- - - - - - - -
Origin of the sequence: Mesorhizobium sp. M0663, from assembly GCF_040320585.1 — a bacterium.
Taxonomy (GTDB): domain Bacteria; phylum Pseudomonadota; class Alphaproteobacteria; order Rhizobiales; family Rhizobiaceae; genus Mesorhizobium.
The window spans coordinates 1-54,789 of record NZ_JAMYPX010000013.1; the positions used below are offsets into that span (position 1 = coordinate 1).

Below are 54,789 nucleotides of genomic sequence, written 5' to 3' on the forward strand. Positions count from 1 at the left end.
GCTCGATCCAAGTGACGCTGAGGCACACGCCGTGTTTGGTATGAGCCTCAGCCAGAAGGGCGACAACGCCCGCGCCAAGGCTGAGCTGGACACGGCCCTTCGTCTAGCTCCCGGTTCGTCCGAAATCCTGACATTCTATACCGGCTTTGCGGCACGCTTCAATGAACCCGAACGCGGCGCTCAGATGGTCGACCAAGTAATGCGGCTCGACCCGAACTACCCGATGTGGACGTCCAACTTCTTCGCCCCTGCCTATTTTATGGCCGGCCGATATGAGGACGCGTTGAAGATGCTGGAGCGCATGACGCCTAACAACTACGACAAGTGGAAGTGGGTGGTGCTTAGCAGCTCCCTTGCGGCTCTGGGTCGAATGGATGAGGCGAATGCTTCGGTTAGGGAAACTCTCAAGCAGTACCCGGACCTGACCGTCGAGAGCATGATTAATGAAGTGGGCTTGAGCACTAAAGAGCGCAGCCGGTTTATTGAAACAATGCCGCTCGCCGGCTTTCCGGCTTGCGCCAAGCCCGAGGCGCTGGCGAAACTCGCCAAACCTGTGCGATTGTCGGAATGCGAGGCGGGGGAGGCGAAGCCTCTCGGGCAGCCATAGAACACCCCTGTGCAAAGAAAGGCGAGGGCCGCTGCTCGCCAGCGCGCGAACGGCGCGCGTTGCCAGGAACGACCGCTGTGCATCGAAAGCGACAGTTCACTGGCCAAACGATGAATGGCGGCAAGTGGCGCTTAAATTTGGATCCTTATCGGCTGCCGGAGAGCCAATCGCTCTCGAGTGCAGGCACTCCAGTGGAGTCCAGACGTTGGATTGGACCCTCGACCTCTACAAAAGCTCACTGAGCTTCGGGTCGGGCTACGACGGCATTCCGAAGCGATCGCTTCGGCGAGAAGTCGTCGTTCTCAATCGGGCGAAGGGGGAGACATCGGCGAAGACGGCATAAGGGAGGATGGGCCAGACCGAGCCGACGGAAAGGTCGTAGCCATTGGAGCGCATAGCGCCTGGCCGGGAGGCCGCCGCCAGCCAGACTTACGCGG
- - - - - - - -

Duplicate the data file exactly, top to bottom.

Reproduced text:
Origin of the sequence: Mesorhizobium sp. M0663, from assembly GCF_040320585.1 — a bacterium.
Taxonomy (GTDB): domain Bacteria; phylum Pseudomonadota; class Alphaproteobacteria; order Rhizobiales; family Rhizobiaceae; genus Mesorhizobium.
The window spans coordinates 1-54,789 of record NZ_JAMYPX010000013.1; the positions used below are offsets into that span (position 1 = coordinate 1).

Below are 54,789 nucleotides of genomic sequence, written 5' to 3' on the forward strand. Positions count from 1 at the left end.
GCTCGATCCAAGTGACGCTGAGGCACACGCCGTGTTTGGTATGAGCCTCAGCCAGAAGGGCGACAACGCCCGCGCCAAGGCTGAGCTGGACACGGCCCTTCGTCTAGCTCCCGGTTCGTCCGAAATCCTGACATTCTATACCGGCTTTGCGGCACGCTTCAATGAACCCGAACGCGGCGCTCAGATGGTCGACCAAGTAATGCGGCTCGACCCGAACTACCCGATGTGGACGTCCAACTTCTTCGCCCCTGCCTATTTTATGGCCGGCCGATATGAGGACGCGTTGAAGATGCTGGAGCGCATGACGCCTAACAACTACGACAAGTGGAAGTGGGTGGTGCTTAGCAGCTCCCTTGCGGCTCTGGGTCGAATGGATGAGGCGAATGCTTCGGTTAGGGAAACTCTCAAGCAGTACCCGGACCTGACCGTCGAGAGCATGATTAATGAAGTGGGCTTGAGCACTAAAGAGCGCAGCCGGTTTATTGAAACAATGCCGCTCGCCGGCTTTCCGGCTTGCGCCAAGCCCGAGGCGCTGGCGAAACTCGCCAAACCTGTGCGATTGTCGGAATGCGAGGCGGGGGAGGCGAAGCCTCTCGGGCAGCCATAGAACACCCCTGTGCAAAGAAAGGCGAGGGCCGCTGCTCGCCAGCGCGCGAACGGCGCGCGTTGCCAGGAACGACCGCTGTGCATCGAAAGCGACAGTTCACTGGCCAAACGATGAATGGCGGCAAGTGGCGCTTAAATTTGGATCCTTATCGGCTGCCGGAGAGCCAATCGCTCTCGAGTGCAGGCACTCCAGTGGAGTCCAGACGTTGGATTGGACCCTCGACCTCTACAAAAGCTCACTGAGCTTCGGGTCGGGCTACGACGGCATTCCGAAGCGATCGCTTCGGCGAGAAGTCGTCGTTCTCAATCGGGCGAAGGGGGAGACATCGGCGAAGACGGCATAAGGGAGGATGGGCCAGACCGAGCCGACGGAAAGGTCGTAGCCATTGGAGCGCATAGCGCCTGGCCGGGAGGCCGCCGCCAGCCAGACTTACGCGG